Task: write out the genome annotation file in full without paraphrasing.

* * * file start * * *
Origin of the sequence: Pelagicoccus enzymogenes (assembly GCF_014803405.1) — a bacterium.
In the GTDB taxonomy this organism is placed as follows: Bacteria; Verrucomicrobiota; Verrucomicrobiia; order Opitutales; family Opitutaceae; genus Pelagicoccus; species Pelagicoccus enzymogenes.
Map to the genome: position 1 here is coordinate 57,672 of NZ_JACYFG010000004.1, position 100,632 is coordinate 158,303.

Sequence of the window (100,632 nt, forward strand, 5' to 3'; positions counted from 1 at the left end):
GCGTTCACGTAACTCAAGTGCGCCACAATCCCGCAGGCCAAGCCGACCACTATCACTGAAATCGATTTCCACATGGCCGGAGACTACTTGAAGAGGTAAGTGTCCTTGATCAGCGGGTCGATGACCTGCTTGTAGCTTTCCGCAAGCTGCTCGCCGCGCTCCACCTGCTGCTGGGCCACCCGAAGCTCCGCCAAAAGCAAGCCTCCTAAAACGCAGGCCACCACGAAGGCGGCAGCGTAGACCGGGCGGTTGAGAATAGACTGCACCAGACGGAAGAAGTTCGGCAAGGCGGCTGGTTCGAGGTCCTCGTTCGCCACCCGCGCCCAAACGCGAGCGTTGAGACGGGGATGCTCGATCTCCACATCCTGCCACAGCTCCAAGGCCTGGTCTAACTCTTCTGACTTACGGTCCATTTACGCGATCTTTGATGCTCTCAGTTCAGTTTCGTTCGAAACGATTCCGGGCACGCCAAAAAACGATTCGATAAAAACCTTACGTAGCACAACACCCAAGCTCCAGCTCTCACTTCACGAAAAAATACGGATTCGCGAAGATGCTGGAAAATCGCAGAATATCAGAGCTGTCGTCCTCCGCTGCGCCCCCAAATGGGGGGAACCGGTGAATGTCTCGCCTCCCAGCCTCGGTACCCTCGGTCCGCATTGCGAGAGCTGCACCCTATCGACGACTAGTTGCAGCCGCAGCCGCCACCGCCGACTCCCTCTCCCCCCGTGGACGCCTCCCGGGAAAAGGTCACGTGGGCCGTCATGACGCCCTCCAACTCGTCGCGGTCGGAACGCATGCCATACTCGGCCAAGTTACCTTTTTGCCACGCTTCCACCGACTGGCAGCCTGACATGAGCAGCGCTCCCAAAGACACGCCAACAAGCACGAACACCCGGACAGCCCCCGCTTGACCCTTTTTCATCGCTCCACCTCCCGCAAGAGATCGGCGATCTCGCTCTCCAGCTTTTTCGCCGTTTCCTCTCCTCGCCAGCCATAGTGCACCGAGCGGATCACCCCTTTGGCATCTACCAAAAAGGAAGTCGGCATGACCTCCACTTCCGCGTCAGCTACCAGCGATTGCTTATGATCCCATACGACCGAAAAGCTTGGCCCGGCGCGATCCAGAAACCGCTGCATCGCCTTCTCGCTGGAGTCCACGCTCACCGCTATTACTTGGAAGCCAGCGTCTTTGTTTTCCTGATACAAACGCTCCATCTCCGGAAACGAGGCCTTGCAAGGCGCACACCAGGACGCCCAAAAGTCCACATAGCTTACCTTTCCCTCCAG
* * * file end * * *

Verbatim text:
Origin of the sequence: Pelagicoccus enzymogenes (assembly GCF_014803405.1) — a bacterium.
In the GTDB taxonomy this organism is placed as follows: Bacteria; Verrucomicrobiota; Verrucomicrobiia; order Opitutales; family Opitutaceae; genus Pelagicoccus; species Pelagicoccus enzymogenes.
Map to the genome: position 1 here is coordinate 57,672 of NZ_JACYFG010000004.1, position 100,632 is coordinate 158,303.

Sequence of the window (100,632 nt, forward strand, 5' to 3'; positions counted from 1 at the left end):
GCGTTCACGTAACTCAAGTGCGCCACAATCCCGCAGGCCAAGCCGACCACTATCACTGAAATCGATTTCCACATGGCCGGAGACTACTTGAAGAGGTAAGTGTCCTTGATCAGCGGGTCGATGACCTGCTTGTAGCTTTCCGCAAGCTGCTCGCCGCGCTCCACCTGCTGCTGGGCCACCCGAAGCTCCGCCAAAAGCAAGCCTCCTAAAACGCAGGCCACCACGAAGGCGGCAGCGTAGACCGGGCGGTTGAGAATAGACTGCACCAGACGGAAGAAGTTCGGCAAGGCGGCTGGTTCGAGGTCCTCGTTCGCCACCCGCGCCCAAACGCGAGCGTTGAGACGGGGATGCTCGATCTCCACATCCTGCCACAGCTCCAAGGCCTGGTCTAACTCTTCTGACTTACGGTCCATTTACGCGATCTTTGATGCTCTCAGTTCAGTTTCGTTCGAAACGATTCCGGGCACGCCAAAAAACGATTCGATAAAAACCTTACGTAGCACAACACCCAAGCTCCAGCTCTCACTTCACGAAAAAATACGGATTCGCGAAGATGCTGGAAAATCGCAGAATATCAGAGCTGTCGTCCTCCGCTGCGCCCCCAAATGGGGGGAACCGGTGAATGTCTCGCCTCCCAGCCTCGGTACCCTCGGTCCGCATTGCGAGAGCTGCACCCTATCGACGACTAGTTGCAGCCGCAGCCGCCACCGCCGACTCCCTCTCCCCCCGTGGACGCCTCCCGGGAAAAGGTCACGTGGGCCGTCATGACGCCCTCCAACTCGTCGCGGTCGGAACGCATGCCATACTCGGCCAAGTTACCTTTTTGCCACGCTTCCACCGACTGGCAGCCTGACATGAGCAGCGCTCCCAAAGACACGCCAACAAGCACGAACACCCGGACAGCCCCCGCTTGACCCTTTTTCATCGCTCCACCTCCCGCAAGAGATCGGCGATCTCGCTCTCCAGCTTTTTCGCCGTTTCCTCTCCTCGCCAGCCATAGTGCACCGAGCGGATCACCCCTTTGGCATCTACCAAAAAGGAAGTCGGCATGACCTCCACTTCCGCGTCAGCTACCAGCGATTGCTTATGATCCCATACGACCGAAAAGCTTGGCCCGGCGCGATCCAGAAACCGCTGCATCGCCTTCTCGCTGGAGTCCACGCTCACCGCTATTACTTGGAAGCCAGCGTCTTTGTTTTCCTGATACAAACGCTCCATCTCCGGAAACGAGGCCTTGCAAGGCGCACACCAGGACGCCCAAAAGTCCACATAGCTTACCTTTCCCTCCAG